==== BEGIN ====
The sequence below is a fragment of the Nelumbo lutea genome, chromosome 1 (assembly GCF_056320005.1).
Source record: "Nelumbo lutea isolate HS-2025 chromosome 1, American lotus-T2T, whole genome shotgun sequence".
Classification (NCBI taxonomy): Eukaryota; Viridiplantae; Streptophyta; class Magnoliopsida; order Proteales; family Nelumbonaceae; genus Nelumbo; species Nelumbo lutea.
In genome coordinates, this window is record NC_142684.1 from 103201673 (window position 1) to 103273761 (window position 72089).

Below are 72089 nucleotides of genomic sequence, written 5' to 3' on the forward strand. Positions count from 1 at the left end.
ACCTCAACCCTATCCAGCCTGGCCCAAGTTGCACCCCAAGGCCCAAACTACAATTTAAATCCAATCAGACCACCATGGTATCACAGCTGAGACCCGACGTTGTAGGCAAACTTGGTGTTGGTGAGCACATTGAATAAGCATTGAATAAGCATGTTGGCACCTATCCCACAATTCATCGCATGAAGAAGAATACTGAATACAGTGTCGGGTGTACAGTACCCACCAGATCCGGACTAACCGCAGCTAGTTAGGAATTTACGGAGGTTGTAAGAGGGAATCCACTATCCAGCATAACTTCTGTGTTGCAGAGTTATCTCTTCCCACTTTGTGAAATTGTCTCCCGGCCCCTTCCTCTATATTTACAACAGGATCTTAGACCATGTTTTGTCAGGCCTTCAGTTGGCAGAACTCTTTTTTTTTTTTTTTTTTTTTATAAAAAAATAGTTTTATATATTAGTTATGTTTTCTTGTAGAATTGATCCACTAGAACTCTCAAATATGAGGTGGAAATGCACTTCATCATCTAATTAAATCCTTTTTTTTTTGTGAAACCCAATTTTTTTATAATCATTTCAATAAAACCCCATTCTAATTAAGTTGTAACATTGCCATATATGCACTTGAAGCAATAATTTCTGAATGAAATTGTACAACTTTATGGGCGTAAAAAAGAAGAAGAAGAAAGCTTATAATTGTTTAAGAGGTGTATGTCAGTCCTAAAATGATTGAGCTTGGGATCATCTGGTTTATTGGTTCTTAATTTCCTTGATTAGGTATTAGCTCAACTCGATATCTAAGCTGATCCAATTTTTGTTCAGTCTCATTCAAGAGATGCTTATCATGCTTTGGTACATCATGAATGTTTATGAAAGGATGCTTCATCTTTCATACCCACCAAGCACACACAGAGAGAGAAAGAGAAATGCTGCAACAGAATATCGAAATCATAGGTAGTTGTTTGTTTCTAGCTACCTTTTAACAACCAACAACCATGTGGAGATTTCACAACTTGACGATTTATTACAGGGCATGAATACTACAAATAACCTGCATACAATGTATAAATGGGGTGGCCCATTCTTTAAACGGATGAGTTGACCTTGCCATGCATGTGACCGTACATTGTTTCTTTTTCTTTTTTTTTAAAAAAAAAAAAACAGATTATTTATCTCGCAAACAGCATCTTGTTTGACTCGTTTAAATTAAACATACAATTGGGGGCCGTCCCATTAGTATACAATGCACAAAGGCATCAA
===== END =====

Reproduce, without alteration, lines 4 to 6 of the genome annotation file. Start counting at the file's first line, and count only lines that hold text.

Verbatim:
In genome coordinates, this window is record NC_142684.1 from 103201673 (window position 1) to 103273761 (window position 72089).

Below are 72089 nucleotides of genomic sequence, written 5' to 3' on the forward strand. Positions count from 1 at the left end.
ACCTCAACCCTATCCAGCCTGGCCCAAGTTGCACCCCAAGGCCCAAACTACAATTTAAATCCAATCAGACCACCATGGTATCACAGCTGAGACCCGACGTTGTAGGCAAACTTGGTGTTGGTGAGCACATTGAATAAGCATTGAATAAGCATGTTGGCACCTATCCCACAATTCATCGCATGAAGAAGAATACTGAATACAGTGTCGGGTGTACAGTACCCACCAGATCCGGACTAACCGCAGCTAGTTAGGAATTTACGGAGGTTGTAAGAGGGAATCCACTATCCAGCATAACTTCTGTGTTGCAGAGTTATCTCTTCCCACTTTGTGAAATTGTCTCCCGGCCCCTTCCTCTATATTTACAACAGGATCTTAGACCATGTTTTGTCAGGCCTTCAGTTGGCAGAACTCTTTTTTTTTTTTTTTTTTTTTATAAAAAAATAGTTTTATATATTAGTTATGTTTTCTTGTAGAATTGATCCACTAGAACTCTCAAATATGAGGTGGAAATGCACTTCATCATCTAATTAAATCCTTTTTTTTTTGTGAAACCCAATTTTTTTATAATCATTTCAATAAAACCCCATTCTAATTAAGTTGTAACATTGCCATATATGCACTTGAAGCAATAATTTCTGAATGAAATTGTACAACTTTATGGGCGTAAAAAAGAAGAAGAAGAAAGCTTATAATTGTTTAAGAGGTGTATGTCAGTCCTAAAATGATTGAGCTTGGGATCATCTGGTTTATTGGTTCTTAATTTCCTTGATTAGGTATTAGCTCAACTCGATATCTAAGCTGATCCAATTTTTGTTCAGTCTCATTCAAGAGATGCTTATCATGCTTTGGTACATCATGAATGTTTATGAAAGGATGCTTCATCTTTCATACCCACCAAGCACACACAGAGAGAGAAAGAGAAATGCTGCAACAGAATATCGAAATCATAGGTAGTTGTTTGTTTCTAGCTACCTTTTAACAACCAACAACCATGTGGAGATTTCACAACTTGACGATTTATTACAGGGCATGAATACTACAAATAACCTGCATACAATGTATAAATGGGGTGGCCCATTCTTTAAACGGATGAGTTGACCTTGCCATGCATGTGACCGTACATTGTTTCTTTTTCTTTTTTTTTAAAAAAAAAAAAACAGATTATTTATCTCGCAAACAGCATCTTGTTTGACTCGTTTAAATTAAACATACAATTGGGGGCCGTCCCATTAGTATACAATGCACAAAGGCATCAA